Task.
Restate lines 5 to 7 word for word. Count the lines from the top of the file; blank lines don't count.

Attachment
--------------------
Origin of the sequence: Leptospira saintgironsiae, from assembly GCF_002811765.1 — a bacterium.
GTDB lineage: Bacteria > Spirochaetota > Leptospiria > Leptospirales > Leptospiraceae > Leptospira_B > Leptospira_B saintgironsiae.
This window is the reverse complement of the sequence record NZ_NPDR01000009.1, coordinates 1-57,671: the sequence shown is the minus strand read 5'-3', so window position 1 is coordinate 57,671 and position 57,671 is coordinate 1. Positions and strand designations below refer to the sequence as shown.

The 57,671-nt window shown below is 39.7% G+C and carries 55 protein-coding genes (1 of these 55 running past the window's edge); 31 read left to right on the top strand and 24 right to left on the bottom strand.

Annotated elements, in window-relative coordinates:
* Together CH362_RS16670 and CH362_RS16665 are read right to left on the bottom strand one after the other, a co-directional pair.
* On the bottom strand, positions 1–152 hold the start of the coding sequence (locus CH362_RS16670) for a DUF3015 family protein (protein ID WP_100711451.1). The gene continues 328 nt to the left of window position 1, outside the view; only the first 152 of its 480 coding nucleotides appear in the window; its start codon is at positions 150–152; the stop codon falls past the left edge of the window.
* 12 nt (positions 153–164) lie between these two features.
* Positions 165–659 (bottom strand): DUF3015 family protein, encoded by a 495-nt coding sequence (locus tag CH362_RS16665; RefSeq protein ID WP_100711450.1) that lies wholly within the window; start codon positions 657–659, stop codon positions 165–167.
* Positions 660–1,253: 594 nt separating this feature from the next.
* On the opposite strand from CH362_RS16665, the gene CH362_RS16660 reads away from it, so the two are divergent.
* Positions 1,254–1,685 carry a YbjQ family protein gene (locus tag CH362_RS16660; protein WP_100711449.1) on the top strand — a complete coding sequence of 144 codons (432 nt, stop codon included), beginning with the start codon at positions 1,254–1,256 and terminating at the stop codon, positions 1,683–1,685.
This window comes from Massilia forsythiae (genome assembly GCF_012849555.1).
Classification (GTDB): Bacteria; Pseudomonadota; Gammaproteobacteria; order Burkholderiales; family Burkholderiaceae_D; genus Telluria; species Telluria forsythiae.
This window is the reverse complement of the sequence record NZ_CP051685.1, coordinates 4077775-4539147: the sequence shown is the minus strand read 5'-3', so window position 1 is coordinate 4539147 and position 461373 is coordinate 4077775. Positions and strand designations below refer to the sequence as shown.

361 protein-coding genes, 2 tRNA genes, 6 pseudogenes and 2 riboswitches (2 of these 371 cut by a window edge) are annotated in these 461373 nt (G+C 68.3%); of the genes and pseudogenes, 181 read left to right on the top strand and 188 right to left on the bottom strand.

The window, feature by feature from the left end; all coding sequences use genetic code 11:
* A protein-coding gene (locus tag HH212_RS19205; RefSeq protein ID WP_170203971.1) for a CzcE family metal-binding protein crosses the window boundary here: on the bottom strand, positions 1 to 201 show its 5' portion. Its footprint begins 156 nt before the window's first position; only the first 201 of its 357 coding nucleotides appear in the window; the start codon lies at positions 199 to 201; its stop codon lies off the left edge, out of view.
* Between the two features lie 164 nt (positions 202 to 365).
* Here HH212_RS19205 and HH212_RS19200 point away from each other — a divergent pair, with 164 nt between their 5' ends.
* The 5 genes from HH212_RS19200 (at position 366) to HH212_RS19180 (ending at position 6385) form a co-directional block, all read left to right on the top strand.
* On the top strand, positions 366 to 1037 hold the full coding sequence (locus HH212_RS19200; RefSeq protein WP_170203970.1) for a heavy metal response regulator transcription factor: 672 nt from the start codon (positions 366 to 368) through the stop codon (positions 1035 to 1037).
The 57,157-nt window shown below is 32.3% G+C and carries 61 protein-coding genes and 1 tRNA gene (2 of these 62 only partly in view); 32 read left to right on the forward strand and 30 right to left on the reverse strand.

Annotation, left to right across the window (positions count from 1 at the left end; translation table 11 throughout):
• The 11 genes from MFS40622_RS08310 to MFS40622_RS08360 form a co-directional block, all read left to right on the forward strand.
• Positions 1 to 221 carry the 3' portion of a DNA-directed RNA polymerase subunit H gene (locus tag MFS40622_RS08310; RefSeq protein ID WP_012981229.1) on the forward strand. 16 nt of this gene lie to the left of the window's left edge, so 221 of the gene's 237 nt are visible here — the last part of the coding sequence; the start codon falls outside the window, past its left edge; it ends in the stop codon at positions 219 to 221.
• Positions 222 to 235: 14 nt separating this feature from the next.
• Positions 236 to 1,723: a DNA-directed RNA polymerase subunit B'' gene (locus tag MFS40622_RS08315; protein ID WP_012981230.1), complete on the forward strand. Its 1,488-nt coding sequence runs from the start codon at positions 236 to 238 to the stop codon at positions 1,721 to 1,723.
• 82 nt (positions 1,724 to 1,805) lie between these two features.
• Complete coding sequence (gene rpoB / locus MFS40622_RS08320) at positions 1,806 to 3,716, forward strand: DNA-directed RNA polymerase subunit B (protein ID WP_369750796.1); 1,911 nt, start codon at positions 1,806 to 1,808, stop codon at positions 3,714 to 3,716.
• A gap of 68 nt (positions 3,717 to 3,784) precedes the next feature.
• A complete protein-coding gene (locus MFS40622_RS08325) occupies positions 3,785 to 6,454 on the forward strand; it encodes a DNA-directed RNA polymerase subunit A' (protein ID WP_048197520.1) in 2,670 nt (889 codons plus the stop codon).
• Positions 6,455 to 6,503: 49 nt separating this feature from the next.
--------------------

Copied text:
Annotated elements, in window-relative coordinates:
* Together CH362_RS16670 and CH362_RS16665 are read right to left on the bottom strand one after the other, a co-directional pair.
* On the bottom strand, positions 1–152 hold the start of the coding sequence (locus CH362_RS16670) for a DUF3015 family protein (protein ID WP_100711451.1). The gene continues 328 nt to the left of window position 1, outside the view; only the first 152 of its 480 coding nucleotides appear in the window; its start codon is at positions 150–152; the stop codon falls past the left edge of the window.